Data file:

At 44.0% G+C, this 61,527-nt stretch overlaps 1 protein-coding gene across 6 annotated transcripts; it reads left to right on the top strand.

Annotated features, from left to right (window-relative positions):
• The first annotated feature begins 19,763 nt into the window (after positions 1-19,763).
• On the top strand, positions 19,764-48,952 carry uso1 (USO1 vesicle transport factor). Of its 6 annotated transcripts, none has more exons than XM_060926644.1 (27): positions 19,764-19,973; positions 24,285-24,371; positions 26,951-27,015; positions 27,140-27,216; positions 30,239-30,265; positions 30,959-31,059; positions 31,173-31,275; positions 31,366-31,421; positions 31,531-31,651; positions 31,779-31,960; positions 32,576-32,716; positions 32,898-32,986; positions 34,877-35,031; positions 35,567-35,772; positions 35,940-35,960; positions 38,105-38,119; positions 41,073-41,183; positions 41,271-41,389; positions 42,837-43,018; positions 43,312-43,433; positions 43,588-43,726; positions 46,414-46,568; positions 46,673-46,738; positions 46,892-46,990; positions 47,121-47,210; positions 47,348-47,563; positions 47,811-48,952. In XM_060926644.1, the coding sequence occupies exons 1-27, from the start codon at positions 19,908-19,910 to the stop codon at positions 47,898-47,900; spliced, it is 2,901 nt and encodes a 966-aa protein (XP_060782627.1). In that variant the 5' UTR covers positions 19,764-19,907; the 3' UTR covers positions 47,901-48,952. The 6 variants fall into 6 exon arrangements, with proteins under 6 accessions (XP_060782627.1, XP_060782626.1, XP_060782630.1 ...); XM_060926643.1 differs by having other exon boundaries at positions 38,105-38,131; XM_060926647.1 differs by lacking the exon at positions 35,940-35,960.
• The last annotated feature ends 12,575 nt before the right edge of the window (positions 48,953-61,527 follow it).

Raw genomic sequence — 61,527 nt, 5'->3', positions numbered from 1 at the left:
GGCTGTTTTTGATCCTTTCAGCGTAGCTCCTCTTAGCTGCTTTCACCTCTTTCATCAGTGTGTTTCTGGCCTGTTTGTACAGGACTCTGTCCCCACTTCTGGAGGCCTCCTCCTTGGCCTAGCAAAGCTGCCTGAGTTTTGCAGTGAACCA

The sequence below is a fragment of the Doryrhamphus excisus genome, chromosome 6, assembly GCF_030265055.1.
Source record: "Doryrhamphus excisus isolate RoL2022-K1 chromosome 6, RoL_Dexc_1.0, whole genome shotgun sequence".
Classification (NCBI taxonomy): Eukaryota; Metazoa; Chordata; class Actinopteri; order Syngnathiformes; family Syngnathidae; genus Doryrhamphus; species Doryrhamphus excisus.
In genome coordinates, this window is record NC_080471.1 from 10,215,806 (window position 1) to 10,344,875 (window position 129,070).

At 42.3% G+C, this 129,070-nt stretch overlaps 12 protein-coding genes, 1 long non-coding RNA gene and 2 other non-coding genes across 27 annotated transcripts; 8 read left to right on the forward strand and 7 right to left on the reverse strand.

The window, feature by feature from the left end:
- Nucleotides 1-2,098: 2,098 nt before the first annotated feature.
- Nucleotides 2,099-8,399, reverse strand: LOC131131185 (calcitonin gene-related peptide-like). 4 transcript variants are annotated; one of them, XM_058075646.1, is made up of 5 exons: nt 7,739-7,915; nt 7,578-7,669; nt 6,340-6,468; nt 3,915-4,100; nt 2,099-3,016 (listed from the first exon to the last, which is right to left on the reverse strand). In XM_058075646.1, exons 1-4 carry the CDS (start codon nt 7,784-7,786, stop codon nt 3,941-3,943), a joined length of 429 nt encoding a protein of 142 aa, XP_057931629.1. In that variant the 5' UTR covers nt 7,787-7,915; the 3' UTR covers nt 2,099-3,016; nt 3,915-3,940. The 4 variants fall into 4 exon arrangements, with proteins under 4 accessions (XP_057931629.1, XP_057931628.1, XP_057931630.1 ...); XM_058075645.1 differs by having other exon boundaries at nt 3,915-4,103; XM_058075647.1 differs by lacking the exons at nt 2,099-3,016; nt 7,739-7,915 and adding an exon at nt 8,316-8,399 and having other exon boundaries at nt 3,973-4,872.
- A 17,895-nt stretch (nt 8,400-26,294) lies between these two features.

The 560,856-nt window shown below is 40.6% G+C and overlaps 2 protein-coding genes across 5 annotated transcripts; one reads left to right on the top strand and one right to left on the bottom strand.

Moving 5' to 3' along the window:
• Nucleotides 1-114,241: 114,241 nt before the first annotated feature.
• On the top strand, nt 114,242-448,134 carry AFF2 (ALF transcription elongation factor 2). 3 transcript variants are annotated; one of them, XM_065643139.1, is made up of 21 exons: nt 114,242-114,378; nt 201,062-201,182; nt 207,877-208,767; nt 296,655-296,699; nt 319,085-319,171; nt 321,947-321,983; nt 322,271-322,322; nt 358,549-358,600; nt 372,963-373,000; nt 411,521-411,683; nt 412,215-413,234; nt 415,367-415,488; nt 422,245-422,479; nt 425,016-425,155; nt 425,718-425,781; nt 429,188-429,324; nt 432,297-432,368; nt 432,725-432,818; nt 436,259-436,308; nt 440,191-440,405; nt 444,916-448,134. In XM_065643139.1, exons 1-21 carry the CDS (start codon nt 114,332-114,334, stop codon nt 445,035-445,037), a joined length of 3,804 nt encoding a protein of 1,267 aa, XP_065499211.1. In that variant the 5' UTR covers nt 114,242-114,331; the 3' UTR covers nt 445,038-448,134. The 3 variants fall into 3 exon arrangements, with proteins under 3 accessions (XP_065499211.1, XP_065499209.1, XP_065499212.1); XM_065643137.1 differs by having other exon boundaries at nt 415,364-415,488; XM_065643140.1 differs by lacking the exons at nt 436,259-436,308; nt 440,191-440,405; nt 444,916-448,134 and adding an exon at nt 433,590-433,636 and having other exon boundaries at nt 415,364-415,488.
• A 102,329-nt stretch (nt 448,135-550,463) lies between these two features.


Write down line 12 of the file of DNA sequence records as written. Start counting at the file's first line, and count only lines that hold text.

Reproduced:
At 42.3% G+C, this 129,070-nt stretch overlaps 12 protein-coding genes, 1 long non-coding RNA gene and 2 other non-coding genes across 27 annotated transcripts; 8 read left to right on the forward strand and 7 right to left on the reverse strand.